black willow
Salix nigra

Secondary Names:

Leaf Type: Deciduous
Texas Native:
Tree Description:

A large tree usually growing to 50 feet tall, but can reach 100 feet, with one or more trunks to 3 feet in diameter and an upright branching habit. In winter the reddish-brown or golden twigs are conspicuous.

Range/Site Description:

Occurs throughout Texas, along streams, in wet areas, and on riverbanks, frequently in groups or thickets.


Simple, alternate, 3" to 6" long and 0.5" to 0.75" wide, linear-lanceolate in shape, leaf margin finely-toothed; leaves are bright green on both sides, turning pale yellow in the fall.


Male and female flowers are borne on separate trees in the spring as catkins, 1" to 3" long.


A long, cylindrical string of capsules, 3" to 4" long, each containing numerous small seeds with long silky hairs which enable them to be blown long distances.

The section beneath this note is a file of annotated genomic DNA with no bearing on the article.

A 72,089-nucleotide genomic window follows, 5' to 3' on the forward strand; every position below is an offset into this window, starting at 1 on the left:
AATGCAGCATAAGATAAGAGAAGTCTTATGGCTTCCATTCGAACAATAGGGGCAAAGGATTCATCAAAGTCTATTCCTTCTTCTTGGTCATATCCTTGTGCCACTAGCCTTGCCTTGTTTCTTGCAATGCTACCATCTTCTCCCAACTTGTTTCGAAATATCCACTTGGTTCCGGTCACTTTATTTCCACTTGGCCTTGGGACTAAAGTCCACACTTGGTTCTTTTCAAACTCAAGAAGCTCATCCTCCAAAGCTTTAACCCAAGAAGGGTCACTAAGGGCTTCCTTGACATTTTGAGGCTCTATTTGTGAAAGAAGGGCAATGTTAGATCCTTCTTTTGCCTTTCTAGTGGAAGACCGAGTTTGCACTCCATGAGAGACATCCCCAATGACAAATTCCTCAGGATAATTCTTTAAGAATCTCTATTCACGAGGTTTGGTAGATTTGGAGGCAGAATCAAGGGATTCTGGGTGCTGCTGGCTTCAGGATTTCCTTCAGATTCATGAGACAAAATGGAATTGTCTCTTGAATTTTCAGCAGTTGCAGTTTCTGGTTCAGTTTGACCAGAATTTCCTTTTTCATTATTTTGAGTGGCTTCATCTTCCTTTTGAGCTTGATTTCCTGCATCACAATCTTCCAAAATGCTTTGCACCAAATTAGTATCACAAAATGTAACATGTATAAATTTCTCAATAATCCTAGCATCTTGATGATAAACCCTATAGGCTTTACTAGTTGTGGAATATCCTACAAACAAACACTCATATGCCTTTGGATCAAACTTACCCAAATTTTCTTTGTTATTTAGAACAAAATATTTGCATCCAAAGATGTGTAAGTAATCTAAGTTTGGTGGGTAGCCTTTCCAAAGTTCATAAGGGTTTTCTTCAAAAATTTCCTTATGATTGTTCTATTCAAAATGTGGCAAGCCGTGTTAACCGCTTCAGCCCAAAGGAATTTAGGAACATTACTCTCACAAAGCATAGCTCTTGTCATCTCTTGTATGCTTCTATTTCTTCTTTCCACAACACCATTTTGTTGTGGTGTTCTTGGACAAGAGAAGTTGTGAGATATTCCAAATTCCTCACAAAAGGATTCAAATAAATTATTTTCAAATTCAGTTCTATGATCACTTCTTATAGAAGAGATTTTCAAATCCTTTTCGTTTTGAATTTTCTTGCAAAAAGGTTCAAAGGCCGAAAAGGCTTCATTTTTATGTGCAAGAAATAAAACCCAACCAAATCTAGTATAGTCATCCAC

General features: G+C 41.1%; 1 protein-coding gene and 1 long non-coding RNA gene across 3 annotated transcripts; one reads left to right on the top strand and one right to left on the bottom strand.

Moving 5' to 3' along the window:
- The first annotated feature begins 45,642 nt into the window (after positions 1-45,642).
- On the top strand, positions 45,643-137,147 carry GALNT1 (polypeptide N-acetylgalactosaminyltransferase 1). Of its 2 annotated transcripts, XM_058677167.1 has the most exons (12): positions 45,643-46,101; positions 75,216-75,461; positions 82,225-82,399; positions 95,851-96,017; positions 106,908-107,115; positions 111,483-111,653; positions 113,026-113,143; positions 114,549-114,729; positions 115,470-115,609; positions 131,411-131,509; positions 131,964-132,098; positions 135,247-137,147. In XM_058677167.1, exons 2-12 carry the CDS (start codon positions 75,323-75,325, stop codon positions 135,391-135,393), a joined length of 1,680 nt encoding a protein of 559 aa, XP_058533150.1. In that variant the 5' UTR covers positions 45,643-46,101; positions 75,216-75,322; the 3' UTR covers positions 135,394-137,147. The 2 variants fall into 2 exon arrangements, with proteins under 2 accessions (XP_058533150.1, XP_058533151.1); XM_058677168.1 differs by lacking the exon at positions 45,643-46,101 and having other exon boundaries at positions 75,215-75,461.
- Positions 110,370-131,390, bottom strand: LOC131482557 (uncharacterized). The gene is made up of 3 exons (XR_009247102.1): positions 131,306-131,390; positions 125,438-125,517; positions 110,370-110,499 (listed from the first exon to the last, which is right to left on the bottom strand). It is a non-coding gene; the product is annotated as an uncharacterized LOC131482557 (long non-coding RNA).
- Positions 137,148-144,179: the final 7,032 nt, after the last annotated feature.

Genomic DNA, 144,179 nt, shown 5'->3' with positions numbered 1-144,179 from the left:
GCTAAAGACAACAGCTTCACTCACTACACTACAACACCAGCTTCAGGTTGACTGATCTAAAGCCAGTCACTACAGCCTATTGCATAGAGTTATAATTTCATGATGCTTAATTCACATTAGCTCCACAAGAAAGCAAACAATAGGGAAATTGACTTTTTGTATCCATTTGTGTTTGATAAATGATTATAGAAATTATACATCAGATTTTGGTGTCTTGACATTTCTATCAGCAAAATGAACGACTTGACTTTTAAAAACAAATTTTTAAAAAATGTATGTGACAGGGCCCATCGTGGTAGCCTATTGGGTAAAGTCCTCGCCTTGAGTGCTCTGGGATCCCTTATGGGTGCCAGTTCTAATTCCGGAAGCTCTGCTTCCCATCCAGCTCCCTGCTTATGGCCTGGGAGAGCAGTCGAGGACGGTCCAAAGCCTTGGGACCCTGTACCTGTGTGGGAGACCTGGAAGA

Light brown, gray, or black, developing broad plates that separate from the trunk and give it a somewhat shaggy appearance.


Wood is soft, light, and not strong. A high grade of charcoal, used in the manufacture of gunpowder, is obtained from willow wood, and it is also used in manufacture of artificial limbs.

Similar Species:

Weeping willow (Salix babylonica) has long branchlets that droop to the ground and is often planted near wet areas.

Interesting Facts:

Willow bark was used by native peoples and early settlers as a headache remedy because it contains salicylic acid, the active ingredient of aspirin.

Back   Print results